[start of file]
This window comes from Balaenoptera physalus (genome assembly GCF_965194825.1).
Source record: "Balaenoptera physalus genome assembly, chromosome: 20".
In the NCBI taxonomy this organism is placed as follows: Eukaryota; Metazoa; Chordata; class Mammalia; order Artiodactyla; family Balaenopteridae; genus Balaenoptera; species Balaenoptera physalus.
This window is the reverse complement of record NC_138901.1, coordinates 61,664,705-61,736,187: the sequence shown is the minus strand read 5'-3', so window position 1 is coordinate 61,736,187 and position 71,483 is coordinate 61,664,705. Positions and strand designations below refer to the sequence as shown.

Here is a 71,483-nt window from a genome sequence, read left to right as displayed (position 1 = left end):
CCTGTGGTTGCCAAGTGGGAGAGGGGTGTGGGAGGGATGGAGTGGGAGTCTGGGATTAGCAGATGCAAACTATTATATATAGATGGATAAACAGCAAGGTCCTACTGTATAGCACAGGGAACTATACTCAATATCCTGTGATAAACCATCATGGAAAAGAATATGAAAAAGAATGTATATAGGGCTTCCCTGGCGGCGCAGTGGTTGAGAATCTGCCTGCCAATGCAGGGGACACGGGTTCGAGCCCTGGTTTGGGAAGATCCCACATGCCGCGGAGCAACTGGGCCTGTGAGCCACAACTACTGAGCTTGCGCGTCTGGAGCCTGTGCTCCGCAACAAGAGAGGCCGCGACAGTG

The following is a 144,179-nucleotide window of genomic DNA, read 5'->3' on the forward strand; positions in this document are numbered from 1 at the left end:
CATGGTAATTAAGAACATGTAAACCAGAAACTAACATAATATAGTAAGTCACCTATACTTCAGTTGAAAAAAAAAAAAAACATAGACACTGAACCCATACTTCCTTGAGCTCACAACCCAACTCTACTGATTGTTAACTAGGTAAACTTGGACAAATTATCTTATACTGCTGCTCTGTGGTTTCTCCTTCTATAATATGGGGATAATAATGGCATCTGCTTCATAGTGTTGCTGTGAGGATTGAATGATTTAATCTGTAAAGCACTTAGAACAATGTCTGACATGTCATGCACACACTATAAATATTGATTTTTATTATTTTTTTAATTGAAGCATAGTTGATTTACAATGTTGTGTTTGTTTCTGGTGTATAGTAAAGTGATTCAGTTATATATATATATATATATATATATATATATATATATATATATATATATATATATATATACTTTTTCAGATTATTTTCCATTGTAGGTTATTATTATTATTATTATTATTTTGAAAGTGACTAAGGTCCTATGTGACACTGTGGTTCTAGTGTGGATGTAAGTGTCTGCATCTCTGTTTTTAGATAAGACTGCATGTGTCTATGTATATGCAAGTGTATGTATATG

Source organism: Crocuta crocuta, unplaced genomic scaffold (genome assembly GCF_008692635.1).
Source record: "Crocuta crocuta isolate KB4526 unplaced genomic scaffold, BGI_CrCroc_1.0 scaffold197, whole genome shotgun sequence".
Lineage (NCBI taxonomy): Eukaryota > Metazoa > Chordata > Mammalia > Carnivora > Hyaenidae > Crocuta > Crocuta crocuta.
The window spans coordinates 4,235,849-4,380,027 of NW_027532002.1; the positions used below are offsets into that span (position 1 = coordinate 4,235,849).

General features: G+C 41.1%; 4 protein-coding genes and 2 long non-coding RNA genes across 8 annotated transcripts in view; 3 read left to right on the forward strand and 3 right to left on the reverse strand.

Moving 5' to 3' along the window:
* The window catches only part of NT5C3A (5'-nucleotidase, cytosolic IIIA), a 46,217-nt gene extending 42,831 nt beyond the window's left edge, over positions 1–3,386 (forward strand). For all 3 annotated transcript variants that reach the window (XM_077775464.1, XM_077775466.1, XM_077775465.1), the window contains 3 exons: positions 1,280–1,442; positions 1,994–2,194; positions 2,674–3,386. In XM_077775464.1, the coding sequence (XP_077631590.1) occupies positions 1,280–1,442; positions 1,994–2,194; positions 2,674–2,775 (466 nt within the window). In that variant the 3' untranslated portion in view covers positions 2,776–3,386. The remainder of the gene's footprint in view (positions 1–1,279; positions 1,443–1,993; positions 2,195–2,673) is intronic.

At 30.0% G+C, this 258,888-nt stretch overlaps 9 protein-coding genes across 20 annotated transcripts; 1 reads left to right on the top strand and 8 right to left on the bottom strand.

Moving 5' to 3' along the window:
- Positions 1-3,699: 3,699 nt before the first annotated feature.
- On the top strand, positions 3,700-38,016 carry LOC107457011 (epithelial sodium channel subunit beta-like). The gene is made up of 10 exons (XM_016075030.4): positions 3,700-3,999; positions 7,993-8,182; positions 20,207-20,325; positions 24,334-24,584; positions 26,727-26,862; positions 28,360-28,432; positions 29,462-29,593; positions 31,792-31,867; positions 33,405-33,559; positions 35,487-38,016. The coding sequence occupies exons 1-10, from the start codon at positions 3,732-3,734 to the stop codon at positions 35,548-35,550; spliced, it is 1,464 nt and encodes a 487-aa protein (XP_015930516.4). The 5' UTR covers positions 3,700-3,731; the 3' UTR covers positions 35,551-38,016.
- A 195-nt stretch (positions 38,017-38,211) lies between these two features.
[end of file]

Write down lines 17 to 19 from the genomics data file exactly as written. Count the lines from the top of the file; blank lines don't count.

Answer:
Moving 5' to 3' along the window:
- Positions 1-3,699: 3,699 nt before the first annotated feature.
- On the top strand, positions 3,700-38,016 carry LOC107457011 (epithelial sodium channel subunit beta-like). The gene is made up of 10 exons (XM_016075030.4): positions 3,700-3,999; positions 7,993-8,182; positions 20,207-20,325; positions 24,334-24,584; positions 26,727-26,862; positions 28,360-28,432; positions 29,462-29,593; positions 31,792-31,867; positions 33,405-33,559; positions 35,487-38,016. The coding sequence occupies exons 1-10, from the start codon at positions 3,732-3,734 to the stop codon at positions 35,548-35,550; spliced, it is 1,464 nt and encodes a 487-aa protein (XP_015930516.4). The 5' UTR covers positions 3,700-3,731; the 3' UTR covers positions 35,551-38,016.